Reason for being; spiritual journey of a South-Asian immigrant

Ikigai, "A Reason of Being"

“ I was waking up each day, dreading what would go wrong.”

When I was growing up, it never occurred to me to contemplate why I was alive, my real purpose, or what I was truly passionate about. Most young people don’t think about it: they are either too busy trying to excel in academics or not to flunk out. Most of us were conditioned to excel; that is the Asian culture.  But  I and many others like me were just unsure why we even woke up each morning, let alone excel… Suffice it to say that I was neither bright nor smart enough to accomplish anything that I took up in a stellar performance: I was trying hard not to flunk out!  I had a horrible fear of mathematic and physics. But for some reason, I had a fascination with the human body, the miraculous intricacies of it, and the amazing way in which the mind and body functioned and coordinated with each other, in good or in bad. As such, the medical profession looked appealing. The problem was I hardly had any idea of how I would get into medicine, let alone become a surgeon( a specialty that excited me as a teenager).I was pleasantly surprised when I saw my name hanging in the list of students that had been accepted. There was just so much to learn and put to memory.  Being a mediocre student, the struggle to get assignments done and somehow scrape through basically involved every breath of my existence. I was always playing catch up. I was amazed to see how some, including my brother, could understand and finish course assignments in record time while I persevered long and hard hours to come up with an average grade. But for some inexplicable reason, I struggled on. I never received a high ranking on any subject, and my overall grades were always in the mid percentile.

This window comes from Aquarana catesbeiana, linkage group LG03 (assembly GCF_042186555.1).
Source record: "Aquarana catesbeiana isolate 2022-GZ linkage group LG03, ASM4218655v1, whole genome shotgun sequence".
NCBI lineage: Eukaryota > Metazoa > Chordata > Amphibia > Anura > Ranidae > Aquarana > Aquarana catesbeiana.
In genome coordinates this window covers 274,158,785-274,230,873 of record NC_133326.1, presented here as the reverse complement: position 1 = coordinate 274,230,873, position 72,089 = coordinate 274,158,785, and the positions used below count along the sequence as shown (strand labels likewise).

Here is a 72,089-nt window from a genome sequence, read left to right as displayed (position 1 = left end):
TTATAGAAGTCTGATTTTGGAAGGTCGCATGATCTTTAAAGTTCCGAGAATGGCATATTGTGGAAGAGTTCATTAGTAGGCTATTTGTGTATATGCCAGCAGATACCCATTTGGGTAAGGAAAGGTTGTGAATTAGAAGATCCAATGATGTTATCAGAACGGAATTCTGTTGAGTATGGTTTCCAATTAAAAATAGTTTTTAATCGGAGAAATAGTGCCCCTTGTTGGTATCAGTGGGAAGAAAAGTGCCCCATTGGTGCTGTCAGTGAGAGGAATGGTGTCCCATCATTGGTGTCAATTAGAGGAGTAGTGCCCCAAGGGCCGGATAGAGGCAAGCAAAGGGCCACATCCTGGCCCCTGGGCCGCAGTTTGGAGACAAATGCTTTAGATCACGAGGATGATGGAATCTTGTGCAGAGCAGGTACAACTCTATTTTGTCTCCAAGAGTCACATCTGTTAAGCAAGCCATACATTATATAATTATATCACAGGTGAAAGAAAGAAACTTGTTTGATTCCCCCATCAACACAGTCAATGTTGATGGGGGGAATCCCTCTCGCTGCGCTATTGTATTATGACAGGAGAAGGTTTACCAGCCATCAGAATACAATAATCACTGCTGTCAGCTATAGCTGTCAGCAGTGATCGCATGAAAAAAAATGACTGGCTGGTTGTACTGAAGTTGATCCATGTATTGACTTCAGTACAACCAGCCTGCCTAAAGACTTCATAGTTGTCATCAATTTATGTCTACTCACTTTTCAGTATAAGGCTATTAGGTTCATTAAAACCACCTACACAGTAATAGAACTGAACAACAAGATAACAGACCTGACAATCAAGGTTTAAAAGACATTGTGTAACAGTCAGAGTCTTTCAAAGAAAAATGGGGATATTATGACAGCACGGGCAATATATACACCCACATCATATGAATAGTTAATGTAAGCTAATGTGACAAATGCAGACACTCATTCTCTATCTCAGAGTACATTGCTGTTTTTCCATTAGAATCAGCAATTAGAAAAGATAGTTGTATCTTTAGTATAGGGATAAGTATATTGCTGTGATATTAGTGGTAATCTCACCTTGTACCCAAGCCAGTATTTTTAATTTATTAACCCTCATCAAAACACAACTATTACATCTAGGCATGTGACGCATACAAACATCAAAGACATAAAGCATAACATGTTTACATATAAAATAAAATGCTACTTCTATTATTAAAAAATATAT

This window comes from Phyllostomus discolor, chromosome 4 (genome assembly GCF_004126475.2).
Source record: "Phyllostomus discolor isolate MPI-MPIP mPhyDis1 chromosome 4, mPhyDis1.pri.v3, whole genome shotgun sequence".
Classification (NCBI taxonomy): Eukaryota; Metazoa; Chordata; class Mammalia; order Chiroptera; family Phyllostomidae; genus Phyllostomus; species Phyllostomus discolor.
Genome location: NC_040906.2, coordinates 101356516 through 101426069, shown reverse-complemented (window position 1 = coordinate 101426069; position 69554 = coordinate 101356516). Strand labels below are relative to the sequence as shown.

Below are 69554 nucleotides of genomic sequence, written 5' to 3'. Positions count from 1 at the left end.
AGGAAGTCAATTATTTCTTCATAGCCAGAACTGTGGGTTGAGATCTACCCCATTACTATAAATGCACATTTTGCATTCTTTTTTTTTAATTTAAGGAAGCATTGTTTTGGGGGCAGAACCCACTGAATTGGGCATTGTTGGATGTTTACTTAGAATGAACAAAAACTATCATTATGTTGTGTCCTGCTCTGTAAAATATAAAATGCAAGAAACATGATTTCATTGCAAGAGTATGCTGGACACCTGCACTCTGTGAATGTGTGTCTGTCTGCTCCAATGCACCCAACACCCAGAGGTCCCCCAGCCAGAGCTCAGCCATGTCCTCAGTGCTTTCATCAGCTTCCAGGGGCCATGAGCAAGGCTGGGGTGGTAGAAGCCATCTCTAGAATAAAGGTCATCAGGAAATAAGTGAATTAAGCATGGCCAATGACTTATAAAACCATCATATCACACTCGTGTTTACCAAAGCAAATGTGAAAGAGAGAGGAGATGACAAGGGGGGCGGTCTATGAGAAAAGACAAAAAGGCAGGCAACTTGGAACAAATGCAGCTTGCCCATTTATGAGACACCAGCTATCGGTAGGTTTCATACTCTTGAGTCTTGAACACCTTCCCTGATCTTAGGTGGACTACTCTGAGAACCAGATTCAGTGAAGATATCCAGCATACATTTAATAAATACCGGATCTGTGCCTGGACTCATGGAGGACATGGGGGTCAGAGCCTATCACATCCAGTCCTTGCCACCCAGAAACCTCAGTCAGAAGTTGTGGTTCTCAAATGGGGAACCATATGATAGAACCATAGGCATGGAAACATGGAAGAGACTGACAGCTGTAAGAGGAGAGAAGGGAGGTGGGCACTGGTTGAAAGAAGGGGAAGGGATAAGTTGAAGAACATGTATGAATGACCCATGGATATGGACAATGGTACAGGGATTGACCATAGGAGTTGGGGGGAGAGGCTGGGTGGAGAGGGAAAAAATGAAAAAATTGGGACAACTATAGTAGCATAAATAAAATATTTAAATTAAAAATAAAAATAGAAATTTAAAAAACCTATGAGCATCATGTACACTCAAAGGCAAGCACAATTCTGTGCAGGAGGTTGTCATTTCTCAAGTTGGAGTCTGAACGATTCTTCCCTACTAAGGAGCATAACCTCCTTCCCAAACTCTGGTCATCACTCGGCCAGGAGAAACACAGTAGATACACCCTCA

The country (Bangladesh) had just been liberated (1971) as we graduated, but the possibility of advancing in medicine (after graduation) was a far cry. I felt I needed to get out and took the qualifying exam (for foreign graduates wanting to train in America) and again scraped through. I applied for a position in a hospital in the US and got accepted. When I finally made it to America to pursue a career in medicine, it got tougher. Medicine and specially Surgery is neither for the faint-hearted nor for the one who is less than sharp. I was up against the brightest and the best from all over the world: Chinese, Indian, Korean, Pakistani, and of course the homegrown Americans were all vying to finish Surgical Residency in the NY City Hospital System, which had pyramid programs( each year half of the cohorts were eliminated, starting at 16 residents in the first year and ending with four as Chief Residents). I could see myself slowly falling off the curb as the brightest and best took me to task on theory and practice. I knew that my whole survival was at stake. There was no point of return. There was no going back. Returning to Bangladesh without completing what was started would be an abysmal display of failure. I dreaded getting up each morning to face the onslaught. Always expecting something to go wrong.  I was smoking a lot. At the end of my rope, I was frantic to prove myself or do better.